Well, we all know this is the biggest problem AMD overclockers have at the moment. This has been bothering us since the beginning but we were not able to compile our findings into a proved statement up to now. Things are beginning to clear up, though. A lot of people have good things to say about this issue (like your article or the article at Burning Issues) but they all need to be summed up.

So here are our additions (derived through many experiments) to the
case:

We are bothered by another aspect of the situation: Temp readings under extreme water cooling (with cold water or with water+peltier setups):

  1. If the CPU is cooler than the board (or below ambient temp) things tend to get worse
  2. In the range of “Sub board” to “extreme – near 0” cooling, the effect of CPU heat in backside readings seems to decrease a lot, and what you read is merely a combination of side factors with a bit of CPU heat mixed in. In these cases, local temperature of the board at the probe’s connection point and the heat from the capacitors seem to be dominant. So you can get a significant decrease in readings by cooling the contact spot (this can even be done by cooling the backside of the board at the exact location) or the capacitors, which leads to even more errors in measurement.

  3. On most of the boards, so called “System Temperature” readings do not seem to be very related with the CPU readings. Temperature of the
    capacitors seem to be more effective. Local capacitor cooling can yield low CPU temp readings even if the system temp is high.

  4. We believe the behaviour of the measured CPU temperature (the path of increase) at the boot time is definitely a “Capacitor Behaviour”. The readings perfectly fit a capacitor heat-up curve, and it is very different from normal ambient or CPU core behaviour. But we don’t have enough recordings to prove that yet.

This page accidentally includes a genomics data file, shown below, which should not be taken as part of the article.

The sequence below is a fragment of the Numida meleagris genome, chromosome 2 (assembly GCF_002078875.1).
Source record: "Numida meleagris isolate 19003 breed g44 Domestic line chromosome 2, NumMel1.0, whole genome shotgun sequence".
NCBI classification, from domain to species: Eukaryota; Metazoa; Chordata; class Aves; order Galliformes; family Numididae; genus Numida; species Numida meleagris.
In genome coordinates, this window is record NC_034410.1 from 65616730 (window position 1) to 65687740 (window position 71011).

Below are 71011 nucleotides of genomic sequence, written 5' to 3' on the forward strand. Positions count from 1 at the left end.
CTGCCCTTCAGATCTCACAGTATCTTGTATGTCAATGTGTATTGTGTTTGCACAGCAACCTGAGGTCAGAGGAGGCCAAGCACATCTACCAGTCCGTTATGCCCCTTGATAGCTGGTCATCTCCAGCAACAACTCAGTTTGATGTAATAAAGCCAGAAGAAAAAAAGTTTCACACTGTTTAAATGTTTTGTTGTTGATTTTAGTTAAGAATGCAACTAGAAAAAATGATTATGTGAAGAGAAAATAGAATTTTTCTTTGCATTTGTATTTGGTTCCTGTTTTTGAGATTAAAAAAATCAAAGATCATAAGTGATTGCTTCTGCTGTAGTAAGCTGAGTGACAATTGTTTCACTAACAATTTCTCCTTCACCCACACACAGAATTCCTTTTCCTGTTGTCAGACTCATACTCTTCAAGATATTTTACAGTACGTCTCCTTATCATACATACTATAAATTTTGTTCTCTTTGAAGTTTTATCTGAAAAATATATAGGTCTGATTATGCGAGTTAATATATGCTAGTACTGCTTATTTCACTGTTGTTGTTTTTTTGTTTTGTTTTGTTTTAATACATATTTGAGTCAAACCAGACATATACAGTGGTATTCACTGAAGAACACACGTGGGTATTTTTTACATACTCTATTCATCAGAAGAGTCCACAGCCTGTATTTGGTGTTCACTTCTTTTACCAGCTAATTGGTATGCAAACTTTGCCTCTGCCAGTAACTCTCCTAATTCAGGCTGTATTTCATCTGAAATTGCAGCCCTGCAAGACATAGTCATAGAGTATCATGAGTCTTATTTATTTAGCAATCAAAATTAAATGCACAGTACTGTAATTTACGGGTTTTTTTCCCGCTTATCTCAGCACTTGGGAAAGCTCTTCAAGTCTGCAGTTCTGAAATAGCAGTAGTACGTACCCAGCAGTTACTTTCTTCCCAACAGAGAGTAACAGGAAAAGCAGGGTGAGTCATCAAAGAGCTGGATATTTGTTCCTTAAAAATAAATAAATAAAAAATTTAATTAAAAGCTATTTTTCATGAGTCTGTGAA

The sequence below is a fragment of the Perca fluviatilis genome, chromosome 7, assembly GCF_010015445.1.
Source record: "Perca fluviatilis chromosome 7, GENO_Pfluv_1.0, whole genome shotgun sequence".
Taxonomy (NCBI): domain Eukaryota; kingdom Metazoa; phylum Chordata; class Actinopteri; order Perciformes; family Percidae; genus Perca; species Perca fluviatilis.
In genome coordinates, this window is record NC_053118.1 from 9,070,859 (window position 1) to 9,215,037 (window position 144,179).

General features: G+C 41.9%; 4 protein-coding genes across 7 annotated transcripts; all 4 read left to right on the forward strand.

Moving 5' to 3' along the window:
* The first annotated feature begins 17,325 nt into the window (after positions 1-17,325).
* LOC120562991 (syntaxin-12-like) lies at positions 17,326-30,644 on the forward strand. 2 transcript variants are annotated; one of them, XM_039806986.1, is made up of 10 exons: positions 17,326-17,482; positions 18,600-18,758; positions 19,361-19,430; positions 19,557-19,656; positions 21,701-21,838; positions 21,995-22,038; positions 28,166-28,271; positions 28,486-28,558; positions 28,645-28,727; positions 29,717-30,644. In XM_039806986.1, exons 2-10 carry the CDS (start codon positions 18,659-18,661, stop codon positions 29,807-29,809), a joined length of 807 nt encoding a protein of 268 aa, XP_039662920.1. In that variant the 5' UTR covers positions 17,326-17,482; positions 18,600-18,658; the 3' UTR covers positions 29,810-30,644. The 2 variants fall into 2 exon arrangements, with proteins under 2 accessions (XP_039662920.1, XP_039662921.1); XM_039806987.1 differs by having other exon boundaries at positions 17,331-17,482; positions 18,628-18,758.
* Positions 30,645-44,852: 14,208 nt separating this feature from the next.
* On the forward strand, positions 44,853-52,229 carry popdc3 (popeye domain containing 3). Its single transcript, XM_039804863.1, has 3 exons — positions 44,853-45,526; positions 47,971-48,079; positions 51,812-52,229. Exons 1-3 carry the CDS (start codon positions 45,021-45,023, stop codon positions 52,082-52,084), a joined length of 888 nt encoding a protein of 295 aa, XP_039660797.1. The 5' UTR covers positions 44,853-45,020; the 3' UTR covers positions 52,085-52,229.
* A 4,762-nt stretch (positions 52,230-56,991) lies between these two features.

5. We suspect a reversal in backside heat transfer under extreme CPU
    core cooling, as we recorded a few cases where CPU plate (and pins) were hotter than the core. This may be caused by some measurement error, so we are still working on replicating the results. But if we are right, after some point the heat is transferred from the board to the cooler CPU, and as we try measure CPU temperature on that pathway, we measure something completely different.

  6. With sub zero cooling, things seem gto et a bit “back to normal”. We believe that the extreme temp difference causes the real CPU temp to get dominant in the readings again. But because of the matter stated above, we think all we measure is a pale reflection of what we would like to measure.

  7. AMD CPUs seem to be waterproof :-)))) We were not able to burn even a single CPU under “extreme cooling without insulation”, even though half of the board was flooded with condensing water. We only had a few lockups. Something like that could have easily killed 10+ Intel CPUs. That does not mean everybody will be so lucky of course. We tried so hard that we now consider Socket As “Immortal” :-)))))

Hope these help,
Be well,

Cem Aygun